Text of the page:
Prenuptial Agreements

July 26, 2023

Celebrity gossip such as Sofia Vergara and Joe Manganiello’s divorce was not something I ever thought would be inspiration for Aislinn’s Articles. However, I was reading into their apparently ironclad prenup and it got me thinking about prenups in Ireland.

A prenuptial agreement (prenup for short) is a written agreement signed by both parties in advance of their marriage which sets out how your assets should be divided if the marriage ends in divorce. There is no legal basis for a prenuptial agreement in Ireland and if an application is made for divorce, a Judge may decide to not even open the prenuptial agreement. The Irish Courts have a constitutional obligation to ensure they are satisfied that proper provision is being made for both spouses and their children. The Courts therefore have a wide discretion when it comes to a divorce. There is huge scope given to a Judge to make whatever orders they deem appropriate in order to ensure proper provision is made for both parties. The Court will not agree to have this discretion fettered by an agreement that came into existence long before the circumstances existing at the time of the divorce proceedings. The Constitution is hugely protective of the institution of marriage and it is likely that if the law was ever to recognise prenups, a Constitutional amendment would be required.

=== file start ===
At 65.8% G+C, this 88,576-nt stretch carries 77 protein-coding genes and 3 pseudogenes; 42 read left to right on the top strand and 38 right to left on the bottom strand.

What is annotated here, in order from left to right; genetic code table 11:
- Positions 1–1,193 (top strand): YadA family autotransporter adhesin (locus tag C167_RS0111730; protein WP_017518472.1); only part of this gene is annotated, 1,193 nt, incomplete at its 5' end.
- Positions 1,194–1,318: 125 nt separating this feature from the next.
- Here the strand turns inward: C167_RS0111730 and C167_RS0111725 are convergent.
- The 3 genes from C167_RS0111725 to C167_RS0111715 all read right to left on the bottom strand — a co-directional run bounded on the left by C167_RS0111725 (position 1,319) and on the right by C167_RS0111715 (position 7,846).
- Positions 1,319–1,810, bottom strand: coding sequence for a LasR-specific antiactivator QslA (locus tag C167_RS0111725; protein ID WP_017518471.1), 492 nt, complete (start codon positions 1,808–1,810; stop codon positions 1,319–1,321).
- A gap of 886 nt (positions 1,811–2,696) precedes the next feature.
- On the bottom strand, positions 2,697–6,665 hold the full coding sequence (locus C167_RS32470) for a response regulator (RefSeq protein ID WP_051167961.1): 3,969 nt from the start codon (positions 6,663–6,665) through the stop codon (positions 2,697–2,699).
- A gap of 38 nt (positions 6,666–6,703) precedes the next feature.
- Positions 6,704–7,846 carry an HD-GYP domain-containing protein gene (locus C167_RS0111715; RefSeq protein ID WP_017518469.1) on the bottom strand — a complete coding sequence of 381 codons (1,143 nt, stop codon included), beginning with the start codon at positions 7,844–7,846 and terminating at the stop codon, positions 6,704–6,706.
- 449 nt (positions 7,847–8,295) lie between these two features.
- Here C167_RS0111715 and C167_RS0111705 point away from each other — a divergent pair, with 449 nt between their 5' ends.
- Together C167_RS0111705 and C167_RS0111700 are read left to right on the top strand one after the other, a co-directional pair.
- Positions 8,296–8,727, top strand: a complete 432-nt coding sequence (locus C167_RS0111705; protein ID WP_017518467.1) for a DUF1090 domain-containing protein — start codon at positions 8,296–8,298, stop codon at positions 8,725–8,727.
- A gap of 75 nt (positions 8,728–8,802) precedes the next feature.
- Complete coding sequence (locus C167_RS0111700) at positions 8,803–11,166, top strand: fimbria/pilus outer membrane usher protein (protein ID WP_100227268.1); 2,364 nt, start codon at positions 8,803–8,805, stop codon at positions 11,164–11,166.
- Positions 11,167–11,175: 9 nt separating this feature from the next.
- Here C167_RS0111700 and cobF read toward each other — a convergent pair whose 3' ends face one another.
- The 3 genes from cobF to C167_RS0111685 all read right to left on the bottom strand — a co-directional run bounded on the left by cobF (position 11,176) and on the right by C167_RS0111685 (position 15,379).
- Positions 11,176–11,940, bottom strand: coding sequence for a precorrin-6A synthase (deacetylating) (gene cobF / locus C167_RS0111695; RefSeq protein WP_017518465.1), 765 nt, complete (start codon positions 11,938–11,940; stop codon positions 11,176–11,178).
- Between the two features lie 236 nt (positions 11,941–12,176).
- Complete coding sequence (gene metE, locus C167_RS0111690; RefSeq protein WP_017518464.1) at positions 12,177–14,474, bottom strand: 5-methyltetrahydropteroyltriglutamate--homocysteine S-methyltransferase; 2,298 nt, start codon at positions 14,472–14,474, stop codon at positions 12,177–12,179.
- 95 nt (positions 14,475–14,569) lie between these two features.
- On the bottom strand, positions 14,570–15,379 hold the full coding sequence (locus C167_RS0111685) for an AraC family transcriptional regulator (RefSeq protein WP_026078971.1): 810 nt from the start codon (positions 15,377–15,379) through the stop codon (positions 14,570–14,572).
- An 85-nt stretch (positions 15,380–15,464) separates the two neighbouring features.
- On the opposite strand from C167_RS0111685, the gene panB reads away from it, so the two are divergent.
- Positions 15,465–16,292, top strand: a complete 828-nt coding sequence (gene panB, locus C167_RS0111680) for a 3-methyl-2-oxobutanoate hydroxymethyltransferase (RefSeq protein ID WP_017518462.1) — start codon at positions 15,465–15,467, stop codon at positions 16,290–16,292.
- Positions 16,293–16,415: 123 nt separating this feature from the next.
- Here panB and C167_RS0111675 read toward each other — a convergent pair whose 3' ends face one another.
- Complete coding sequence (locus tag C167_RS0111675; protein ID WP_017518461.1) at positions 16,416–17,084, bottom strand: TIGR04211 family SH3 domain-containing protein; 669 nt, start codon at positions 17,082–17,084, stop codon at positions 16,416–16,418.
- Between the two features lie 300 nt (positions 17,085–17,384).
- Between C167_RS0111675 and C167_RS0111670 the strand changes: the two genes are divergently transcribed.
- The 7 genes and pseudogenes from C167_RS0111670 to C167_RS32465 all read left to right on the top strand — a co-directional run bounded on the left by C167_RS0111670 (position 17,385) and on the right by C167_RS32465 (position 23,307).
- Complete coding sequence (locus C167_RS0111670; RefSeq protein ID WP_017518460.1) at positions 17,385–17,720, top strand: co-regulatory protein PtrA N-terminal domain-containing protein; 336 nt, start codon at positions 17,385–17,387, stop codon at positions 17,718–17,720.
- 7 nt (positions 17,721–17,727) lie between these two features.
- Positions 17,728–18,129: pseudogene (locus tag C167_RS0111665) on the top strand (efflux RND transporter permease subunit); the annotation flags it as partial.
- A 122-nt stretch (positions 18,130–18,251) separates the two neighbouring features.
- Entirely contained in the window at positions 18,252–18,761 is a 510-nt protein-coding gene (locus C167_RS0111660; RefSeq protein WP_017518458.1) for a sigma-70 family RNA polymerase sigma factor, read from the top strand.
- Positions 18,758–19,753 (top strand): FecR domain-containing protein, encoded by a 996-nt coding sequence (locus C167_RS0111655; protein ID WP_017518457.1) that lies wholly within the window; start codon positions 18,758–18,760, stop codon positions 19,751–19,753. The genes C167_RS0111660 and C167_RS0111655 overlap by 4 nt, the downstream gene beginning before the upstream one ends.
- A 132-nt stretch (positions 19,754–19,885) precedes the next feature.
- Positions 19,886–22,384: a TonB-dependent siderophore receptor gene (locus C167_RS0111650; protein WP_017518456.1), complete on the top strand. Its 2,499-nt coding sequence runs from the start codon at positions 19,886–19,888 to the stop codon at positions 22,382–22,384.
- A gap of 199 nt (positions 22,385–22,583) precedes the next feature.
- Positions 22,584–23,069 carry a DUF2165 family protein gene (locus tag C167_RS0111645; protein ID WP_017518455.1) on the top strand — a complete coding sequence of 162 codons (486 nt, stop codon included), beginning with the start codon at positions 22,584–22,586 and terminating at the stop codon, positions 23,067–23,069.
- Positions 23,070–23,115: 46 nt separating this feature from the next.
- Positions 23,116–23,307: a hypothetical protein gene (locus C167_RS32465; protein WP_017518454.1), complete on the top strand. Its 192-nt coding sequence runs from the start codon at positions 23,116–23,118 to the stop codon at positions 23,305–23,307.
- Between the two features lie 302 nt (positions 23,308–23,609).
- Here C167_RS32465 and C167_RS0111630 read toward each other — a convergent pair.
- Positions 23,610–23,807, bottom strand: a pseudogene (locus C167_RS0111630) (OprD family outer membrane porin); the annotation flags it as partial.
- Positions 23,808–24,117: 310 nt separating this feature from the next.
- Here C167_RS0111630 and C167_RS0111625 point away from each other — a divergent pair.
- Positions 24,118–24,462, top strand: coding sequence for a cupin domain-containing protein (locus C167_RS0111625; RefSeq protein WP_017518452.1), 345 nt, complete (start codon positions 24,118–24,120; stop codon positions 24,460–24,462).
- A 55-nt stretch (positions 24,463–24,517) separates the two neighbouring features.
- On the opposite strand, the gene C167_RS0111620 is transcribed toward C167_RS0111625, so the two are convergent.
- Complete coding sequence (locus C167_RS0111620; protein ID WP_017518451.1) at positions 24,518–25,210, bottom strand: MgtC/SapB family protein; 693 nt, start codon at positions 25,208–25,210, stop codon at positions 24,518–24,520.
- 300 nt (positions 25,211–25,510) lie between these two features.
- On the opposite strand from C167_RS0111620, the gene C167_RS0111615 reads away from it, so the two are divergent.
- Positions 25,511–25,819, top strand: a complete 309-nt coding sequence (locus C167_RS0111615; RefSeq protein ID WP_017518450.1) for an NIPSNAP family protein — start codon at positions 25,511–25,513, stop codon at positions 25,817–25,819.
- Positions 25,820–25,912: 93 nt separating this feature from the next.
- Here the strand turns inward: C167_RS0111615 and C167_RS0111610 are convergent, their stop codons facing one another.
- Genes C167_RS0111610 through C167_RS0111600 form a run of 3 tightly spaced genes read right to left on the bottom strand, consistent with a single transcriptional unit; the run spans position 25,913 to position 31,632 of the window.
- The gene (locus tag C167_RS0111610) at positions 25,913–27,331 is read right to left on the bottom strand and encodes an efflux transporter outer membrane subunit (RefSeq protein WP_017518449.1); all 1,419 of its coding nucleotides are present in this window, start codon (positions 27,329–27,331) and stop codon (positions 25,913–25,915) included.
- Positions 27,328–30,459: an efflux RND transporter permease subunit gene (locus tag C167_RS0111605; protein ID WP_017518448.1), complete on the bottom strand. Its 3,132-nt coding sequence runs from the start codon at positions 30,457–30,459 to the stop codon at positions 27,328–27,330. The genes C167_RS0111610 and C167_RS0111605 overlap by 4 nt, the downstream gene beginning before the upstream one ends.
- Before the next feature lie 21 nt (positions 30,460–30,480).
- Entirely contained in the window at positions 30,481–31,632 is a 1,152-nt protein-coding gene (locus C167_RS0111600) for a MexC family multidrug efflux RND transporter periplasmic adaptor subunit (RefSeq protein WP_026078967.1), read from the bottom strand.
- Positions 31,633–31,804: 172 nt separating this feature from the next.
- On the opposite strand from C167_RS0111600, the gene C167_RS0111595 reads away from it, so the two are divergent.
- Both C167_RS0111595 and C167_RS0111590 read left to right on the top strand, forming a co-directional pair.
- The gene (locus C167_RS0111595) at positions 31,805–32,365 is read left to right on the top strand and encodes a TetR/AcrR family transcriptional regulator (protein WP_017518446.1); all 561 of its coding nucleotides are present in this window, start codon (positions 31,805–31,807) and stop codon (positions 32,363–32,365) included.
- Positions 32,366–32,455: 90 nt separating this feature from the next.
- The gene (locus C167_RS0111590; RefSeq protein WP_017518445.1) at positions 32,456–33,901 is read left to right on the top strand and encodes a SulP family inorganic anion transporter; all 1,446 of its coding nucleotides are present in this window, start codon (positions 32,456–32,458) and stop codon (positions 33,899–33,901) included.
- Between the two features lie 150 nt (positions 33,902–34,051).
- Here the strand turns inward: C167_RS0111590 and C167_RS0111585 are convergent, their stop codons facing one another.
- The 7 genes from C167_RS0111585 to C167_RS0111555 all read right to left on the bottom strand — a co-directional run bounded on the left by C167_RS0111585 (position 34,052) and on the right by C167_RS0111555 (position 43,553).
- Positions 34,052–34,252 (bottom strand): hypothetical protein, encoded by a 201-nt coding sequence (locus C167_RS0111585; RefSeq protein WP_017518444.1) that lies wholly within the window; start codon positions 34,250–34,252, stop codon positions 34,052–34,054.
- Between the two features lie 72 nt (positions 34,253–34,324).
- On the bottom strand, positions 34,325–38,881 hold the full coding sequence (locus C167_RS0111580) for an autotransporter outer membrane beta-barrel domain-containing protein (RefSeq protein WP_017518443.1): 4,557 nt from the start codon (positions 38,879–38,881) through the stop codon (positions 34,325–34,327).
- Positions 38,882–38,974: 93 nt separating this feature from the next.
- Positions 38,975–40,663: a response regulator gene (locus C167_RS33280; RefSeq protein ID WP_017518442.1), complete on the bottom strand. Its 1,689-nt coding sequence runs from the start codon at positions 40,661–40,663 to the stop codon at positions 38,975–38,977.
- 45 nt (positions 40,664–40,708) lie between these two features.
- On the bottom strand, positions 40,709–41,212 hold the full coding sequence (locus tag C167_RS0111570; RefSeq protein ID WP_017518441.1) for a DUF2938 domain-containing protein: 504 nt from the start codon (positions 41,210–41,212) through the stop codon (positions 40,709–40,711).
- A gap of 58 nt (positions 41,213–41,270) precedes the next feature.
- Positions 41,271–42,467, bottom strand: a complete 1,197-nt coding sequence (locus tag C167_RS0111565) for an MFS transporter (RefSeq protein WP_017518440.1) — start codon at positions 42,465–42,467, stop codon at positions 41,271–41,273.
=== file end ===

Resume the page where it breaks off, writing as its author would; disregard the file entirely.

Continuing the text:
While prenups have no legally binding force in Ireland, there is nothing preventing a Court from examining them. A Judge may take a prenup into consideration if the terms are fair and provide reasonable financial provision to each person upon separation/divorce. A prenup may be a useful document to have in existence and could demonstrate to the Court what was in each person's mind on entering the marriage. In 2007, the Report of the Study Group on Prenuptial Agreements previously proposed four terms that would be “conditions precedent” to any valid execution of a prenup.

  1. The agreement should be in written form, signed by both parties and witnessed.
  2. Each party should have received separate independent legal advice.
  3. Each of the parties should have made full disclosure of all of their financial information.
  4. The agreement should be executed not less than 28 days before the marriage.

These conditions are merely proposals and are not at all authoritative. It would appear that any weight given to the prenup will depend on whether it provides proper financial provision for each person, whether each person sought independent legal advice before signing the agreement, whether each person fully disclosed their assets before the agreement was signed, whether the agreement was reviewed frequently, particularly after major life events such as the birth of children and the sale/purchase of assets; whether the agreement is in writing and is signed and witnessed and importantly, whether either person was pressured into making the agreement. So, while a prenup is not legally binding, it may provide useful guidance for the Courts upon separation/divorce.